Motion-sensing cameras discover Brush-tailed Phascogale in Wombat Forest
An exciting discovery has been made by the Wombat Forestcare group in the Wombat Forest just east of Trentham: the presence of the agile Brush-tailed Phascogale or Tuan (Phascogale tapoatafa). The Brush-tailed Phascogale has not been recorded in the Wombat Forest before (except in the Hepburn block) and the species are listed as vulnerable at both a State and National level. Also, a pair of Spotted Quail-thrushes (Cinclosoma punctatum), which are listed as “near threatened”, were also recorded at the same site cameras.
The project has been made possible by some generous Hepburn Wind Community funding. This has allowed the group to purchase two new motion sensor cameras to monitor the native and exotic fauna species that inhabit the Wombat Forest.
Project team leader Miriam Rotstein said she was “thrilled with the discovery of these two species in the Wombat Forest and that the discovery highlights the need for the forest to be better managed for its unique and vulnerable biodiversity values ”. “The project aims to ensure that we have adequate fauna records of species in the region, particularly the nocturnal species that frequent the forest”.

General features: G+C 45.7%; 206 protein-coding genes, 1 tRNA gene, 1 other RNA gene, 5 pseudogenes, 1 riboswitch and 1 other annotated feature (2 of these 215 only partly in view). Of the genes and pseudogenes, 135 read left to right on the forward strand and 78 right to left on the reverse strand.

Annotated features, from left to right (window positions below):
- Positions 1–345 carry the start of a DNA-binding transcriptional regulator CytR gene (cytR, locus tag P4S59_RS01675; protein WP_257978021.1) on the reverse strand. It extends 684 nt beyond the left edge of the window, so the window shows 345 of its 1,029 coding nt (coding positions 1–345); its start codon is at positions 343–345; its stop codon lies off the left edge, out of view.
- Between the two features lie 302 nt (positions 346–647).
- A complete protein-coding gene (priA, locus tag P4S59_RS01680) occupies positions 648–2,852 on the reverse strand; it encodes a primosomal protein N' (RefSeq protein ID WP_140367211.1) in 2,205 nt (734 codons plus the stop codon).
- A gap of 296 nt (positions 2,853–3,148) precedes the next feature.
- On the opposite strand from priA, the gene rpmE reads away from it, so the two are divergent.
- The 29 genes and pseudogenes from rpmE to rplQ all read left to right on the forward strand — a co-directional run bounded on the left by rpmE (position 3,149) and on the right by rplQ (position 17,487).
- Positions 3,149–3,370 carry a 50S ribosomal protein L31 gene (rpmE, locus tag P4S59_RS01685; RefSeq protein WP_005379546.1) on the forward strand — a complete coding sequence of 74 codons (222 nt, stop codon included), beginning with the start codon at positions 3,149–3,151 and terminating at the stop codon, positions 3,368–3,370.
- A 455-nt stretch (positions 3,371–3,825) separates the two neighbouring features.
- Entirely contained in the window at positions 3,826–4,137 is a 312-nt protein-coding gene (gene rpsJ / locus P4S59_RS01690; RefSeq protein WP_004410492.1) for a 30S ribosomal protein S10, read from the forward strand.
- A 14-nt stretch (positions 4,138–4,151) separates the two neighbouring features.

Brush-tailed Phascogales or Tuans are small carnivorous tree dwelling mammals. They have a black ‘bottle-brush’ tail with stiff hairs up to 4cm long as its most conspicuous feature. It is a member of the Dasyuridae family which includes Quolls, Dunnarts, Antechinus, Planigales and the Tasmanian Devil. Their preferred habitat is dry, lightly treed, open forest on ridges with little or no understorey, and with mainly rough-barked trees. But Tuans also live in a variety of other forest or woodland habitats, including wetter areas. Sites usually need to have large, hollow bearing trees to act as dens, plus a range of foraging habitats and potential food sources within 500m of a den.
Tuans usually nest in tree hollows in living or dead trees. Trees used as breeding dens tend to be large and old, which are very rare in the Wombat Forest, due to extensive logging activities and frequent disturbances. Research in the Jarrah forests of Western Australia found that the average age of trees used as dens were estimated to be 125-300 years. This is why is it vital that the Wombat Forest needs to be managed to ensure areas of mature forest are preserved and managed to ensure suitable habitat, and that the Department of Sustainability and Environment needs to examine its fuel reduction burn program.
It is estimated that distribution of the Tuan has declined by at least 40% since European settlement and may still be decreasing. The main threats to the Tuan are widespread clearing of preferred habitat, loss of tree hollows due to logging, fuel reduction burning and firewood harvesting, predation by foxes and cats, prescribed burns and unplanned fire, drought and climate change.